An emerging genre across literature, screen, and digital media is beginning to articulate profound dissatisfaction with postfeminist social norms and scripts. In this article, I explore how American comedian Grace Helbig exploits and reworks classic postfeminist self-improvement genres through her parodying of the YouTube how-to video. Using Helbig’s video as an illustrative case study, my analysis demonstrates that affect theory has the capacity to make a vital contribution to current postfeminist debates. Recent research finds postfeminist analysis lacks the facility to fully comprehend the complexity of contemporary femininities, suggesting that postfeminist media studies as a genre of scholarship has reached a critical impasse. Drawing on Lauren Berlant’s (2008, 2011, 2015) work, I examine how Helbig affectively deflates popular postfeminist fantasies of fun-loving confident girlhood. More widely, I argue that affective approaches offer feminist scholars a dynamic framework to make sense of the continuing impact and legacies of postfeminist media culture.
Grace Helbig’s Affective Aesthetics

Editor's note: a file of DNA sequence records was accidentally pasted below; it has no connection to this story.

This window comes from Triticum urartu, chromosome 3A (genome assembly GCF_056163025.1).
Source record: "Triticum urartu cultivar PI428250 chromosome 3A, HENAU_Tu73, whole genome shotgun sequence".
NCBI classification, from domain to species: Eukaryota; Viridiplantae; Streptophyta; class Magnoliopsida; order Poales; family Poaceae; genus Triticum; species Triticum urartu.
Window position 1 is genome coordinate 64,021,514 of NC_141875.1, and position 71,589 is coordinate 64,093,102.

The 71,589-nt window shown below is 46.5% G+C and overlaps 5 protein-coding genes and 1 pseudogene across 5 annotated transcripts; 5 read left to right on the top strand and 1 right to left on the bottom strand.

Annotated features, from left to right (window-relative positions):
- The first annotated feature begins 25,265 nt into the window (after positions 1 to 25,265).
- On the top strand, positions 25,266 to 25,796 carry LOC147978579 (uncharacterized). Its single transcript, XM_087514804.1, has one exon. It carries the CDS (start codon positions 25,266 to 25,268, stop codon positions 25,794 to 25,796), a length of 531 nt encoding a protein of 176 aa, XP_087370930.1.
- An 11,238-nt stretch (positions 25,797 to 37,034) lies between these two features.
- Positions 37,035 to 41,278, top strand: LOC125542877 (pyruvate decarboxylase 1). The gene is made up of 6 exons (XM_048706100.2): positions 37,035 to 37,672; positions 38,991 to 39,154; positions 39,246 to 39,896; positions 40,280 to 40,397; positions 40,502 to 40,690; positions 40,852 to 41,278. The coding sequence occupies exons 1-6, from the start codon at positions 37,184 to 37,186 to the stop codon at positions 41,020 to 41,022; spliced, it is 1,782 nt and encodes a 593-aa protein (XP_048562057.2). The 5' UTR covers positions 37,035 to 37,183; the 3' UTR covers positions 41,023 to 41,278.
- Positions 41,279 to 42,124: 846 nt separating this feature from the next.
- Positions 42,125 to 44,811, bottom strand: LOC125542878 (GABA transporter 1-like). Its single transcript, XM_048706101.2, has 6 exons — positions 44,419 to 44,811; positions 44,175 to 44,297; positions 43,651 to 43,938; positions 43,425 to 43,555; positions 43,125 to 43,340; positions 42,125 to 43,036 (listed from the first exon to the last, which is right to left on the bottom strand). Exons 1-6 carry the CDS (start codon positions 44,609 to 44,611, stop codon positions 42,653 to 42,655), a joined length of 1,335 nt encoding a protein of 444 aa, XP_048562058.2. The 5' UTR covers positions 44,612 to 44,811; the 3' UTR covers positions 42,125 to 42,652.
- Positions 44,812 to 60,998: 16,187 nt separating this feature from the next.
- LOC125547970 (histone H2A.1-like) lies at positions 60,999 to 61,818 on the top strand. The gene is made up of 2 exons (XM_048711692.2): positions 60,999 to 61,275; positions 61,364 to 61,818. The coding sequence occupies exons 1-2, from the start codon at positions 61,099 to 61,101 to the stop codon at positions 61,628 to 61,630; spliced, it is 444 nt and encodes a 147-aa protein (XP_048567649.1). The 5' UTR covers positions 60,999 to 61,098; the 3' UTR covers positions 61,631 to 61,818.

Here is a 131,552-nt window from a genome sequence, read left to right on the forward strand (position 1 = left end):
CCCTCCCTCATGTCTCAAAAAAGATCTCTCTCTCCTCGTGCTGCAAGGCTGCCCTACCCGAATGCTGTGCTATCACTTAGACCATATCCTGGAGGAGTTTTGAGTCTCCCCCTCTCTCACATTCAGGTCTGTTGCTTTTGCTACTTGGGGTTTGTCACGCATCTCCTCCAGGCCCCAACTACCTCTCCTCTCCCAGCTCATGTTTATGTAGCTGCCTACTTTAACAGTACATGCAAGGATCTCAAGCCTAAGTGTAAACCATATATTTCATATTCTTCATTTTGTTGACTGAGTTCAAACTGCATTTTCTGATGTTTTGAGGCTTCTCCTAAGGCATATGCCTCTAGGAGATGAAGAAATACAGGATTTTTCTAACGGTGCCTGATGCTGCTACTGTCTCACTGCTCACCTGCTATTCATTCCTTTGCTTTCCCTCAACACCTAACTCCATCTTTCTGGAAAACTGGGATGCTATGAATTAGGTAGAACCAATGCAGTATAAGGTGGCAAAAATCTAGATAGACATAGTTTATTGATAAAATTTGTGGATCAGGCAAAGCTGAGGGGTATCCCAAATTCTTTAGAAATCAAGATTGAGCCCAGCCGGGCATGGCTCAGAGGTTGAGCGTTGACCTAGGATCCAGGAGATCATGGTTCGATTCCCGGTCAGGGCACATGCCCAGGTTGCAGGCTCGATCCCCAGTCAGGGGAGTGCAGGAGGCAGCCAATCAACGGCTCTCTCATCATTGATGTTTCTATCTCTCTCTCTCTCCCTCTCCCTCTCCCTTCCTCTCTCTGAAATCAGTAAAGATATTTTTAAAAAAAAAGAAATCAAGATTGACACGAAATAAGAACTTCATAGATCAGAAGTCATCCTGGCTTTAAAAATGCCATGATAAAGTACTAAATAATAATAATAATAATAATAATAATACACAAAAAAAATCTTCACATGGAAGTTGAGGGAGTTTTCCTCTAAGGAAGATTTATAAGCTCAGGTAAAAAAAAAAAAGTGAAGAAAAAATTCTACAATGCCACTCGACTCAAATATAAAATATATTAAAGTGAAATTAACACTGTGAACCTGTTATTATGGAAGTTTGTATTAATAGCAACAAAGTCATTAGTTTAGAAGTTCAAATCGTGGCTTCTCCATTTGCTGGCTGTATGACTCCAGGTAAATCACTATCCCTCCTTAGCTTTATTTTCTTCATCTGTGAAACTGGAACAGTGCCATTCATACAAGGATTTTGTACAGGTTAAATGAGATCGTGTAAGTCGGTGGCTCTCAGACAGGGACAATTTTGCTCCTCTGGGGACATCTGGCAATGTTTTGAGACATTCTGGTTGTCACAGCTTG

Nicki Minaj’s Anaconda, Instagram Reproductions, and Viral Memetic Violence
Aria S. Halliday
Images on popular social media platforms like Instagram and Twitter that are the most entertaining are loaded with memetic power because their value is based on cultural attitudes that already constitute our lives in the everyday. Focusing on memes appropriating the artwork from Nicki Minaj’s single, Anaconda, I explore how popular memetic culture is fueled by Black women’s creativity yet positions Black women’s bodies as the fodder for potent viral images on social media platforms and in everyday experiences; Black girlhoods, at this level of representation and in lived experiences, are rarely awarded the distinction from womanhood that many other girlhoods enjoy. Thus, Black feminist discourses of desire which speak to both girlhoods and womanhoods inform my argument that social media has become a site of reproduction and consumption—a technological auction block where Black women’s bodies, aesthetics, and experiences are vilified for viral enjoyment.
Exploring Girlhood Identity in Technology Camp
Jen England and Robert Cannella
In this article we discuss how the Girlhood Remixed Technology Camp (GRTC) empowers tween girls to challenge sexist and misogynistic media portrayals of girlhood by constructing their own digital identities. Drawing from campers’ projects and blogs, we foreground two important outcomes of the camp: the development of technological, critical, and rhetorical literacies as girls pursued their own technology-related goals; and the crafting of powerful, positive articulations of girlhood through girls’ production of new media and technologies. We conclude with further considerations for the development of girls’ technology camps.
Mariano González-Delgado and Manuel Ferraz-Lorenzo